Senegalese Election Crisis Threatens Environmental Efforts

Senegal has been suffering from widespread protests that are beginning to take on a religious identity.

Time: Senegal Protests Grow Before Presidential Poll

The increasingly tense atmosphere on the ground has many concerned that there may be worse unrest if Wade is declared the winner of next Sunday’s vote. In power for 12 years, Wade oversaw a 2001 revision to the constitution which imposed a two-term maximum, a move that at the time was hailed as proof of Senegal’s democratic maturity. He disappointed many when he argued that the new constitution was not retroactive and so should not apply to him.

Senegal is unique among African countries in that it has never had a military coup and for the most part maintains a democratic government, until now that is.

It’s uncertain how this will turn out. However unrest in Senegal, along with other countries, threatens to destabilize the Sahel in another capacity: losing the fight to desertification.

Telegraph: African Dream of a “Green Wall” to Prevent Desertification

The project’s aim is to build a tree barrier across the Sahel region where desertification is rampant. The UN food and agriculture organisation (FAO) estimates that about two million hectares of forest (7,700 square miles) are being destroyed each year in the Sahel.

The FAO has also given warning that global warming will merely worsen the problem, leading to major migrations of people in countries that are already very poor and often unstable.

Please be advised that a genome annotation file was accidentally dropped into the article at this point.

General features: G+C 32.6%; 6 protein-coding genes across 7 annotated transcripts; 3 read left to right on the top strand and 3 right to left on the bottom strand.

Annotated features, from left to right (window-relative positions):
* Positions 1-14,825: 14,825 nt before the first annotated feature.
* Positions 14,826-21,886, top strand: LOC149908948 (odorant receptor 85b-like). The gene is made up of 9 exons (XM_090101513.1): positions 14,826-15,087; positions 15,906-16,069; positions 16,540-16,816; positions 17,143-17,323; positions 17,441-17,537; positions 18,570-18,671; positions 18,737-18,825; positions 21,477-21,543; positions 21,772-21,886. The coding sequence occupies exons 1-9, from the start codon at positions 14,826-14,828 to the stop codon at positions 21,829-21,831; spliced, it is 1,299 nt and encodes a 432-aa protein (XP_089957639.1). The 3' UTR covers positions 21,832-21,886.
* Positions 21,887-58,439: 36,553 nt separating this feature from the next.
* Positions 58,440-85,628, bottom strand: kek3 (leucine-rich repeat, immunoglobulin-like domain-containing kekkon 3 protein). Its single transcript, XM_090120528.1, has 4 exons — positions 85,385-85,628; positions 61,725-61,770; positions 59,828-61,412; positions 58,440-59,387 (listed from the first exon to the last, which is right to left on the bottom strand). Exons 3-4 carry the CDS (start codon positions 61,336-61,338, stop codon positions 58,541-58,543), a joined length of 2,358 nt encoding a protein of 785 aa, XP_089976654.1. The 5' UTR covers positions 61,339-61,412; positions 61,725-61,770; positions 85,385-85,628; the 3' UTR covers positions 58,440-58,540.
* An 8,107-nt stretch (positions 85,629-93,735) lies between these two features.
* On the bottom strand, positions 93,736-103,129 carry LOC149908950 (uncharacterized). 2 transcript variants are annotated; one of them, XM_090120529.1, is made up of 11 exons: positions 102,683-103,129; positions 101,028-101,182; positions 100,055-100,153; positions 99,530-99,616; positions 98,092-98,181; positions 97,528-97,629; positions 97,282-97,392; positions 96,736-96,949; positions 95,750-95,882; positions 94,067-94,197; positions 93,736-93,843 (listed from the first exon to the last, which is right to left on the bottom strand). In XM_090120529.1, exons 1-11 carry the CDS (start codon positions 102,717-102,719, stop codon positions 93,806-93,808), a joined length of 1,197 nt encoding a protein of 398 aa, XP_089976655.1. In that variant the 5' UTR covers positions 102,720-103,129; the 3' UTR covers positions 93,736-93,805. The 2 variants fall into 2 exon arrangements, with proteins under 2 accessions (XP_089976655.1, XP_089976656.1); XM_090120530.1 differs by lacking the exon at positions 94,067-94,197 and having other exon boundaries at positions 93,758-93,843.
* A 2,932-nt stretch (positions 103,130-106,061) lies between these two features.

Eleven countries are associated with the great green wall scheme, which was initially dreamed up by Nigeria’s former president Olusegun Obasanjo in 2005, then adopted by Wade.

If all those nations took part, the wall would be 7,000 kilometres (4,340 miles) long and 15 kilometres wide.

The forest would also include catchment sinks to collect rainwater, which would be stored in reservoirs.

This was a promising project that, while moving slowly, had a lot of potential to stop the encroachment of the desert into active agricultural areas, particularly when coupled with international efforts (the Peace Corps’ mission in Mauritania and elsewhere comes to mind).

With revolt sweeping across the Sahel regions, and an active US presence fighting terrorist groups, projects like this are going to be on hold. This despite the very real threat of global warming to these areas. Putting a project like this on hold in favor of fighting this or that ethnic group is a very short term look at the issues there, as having agriculture literally dry up in the hinterlands of these nations will beget famine and further instability.

This would be a great time for the African Union to take a stand.

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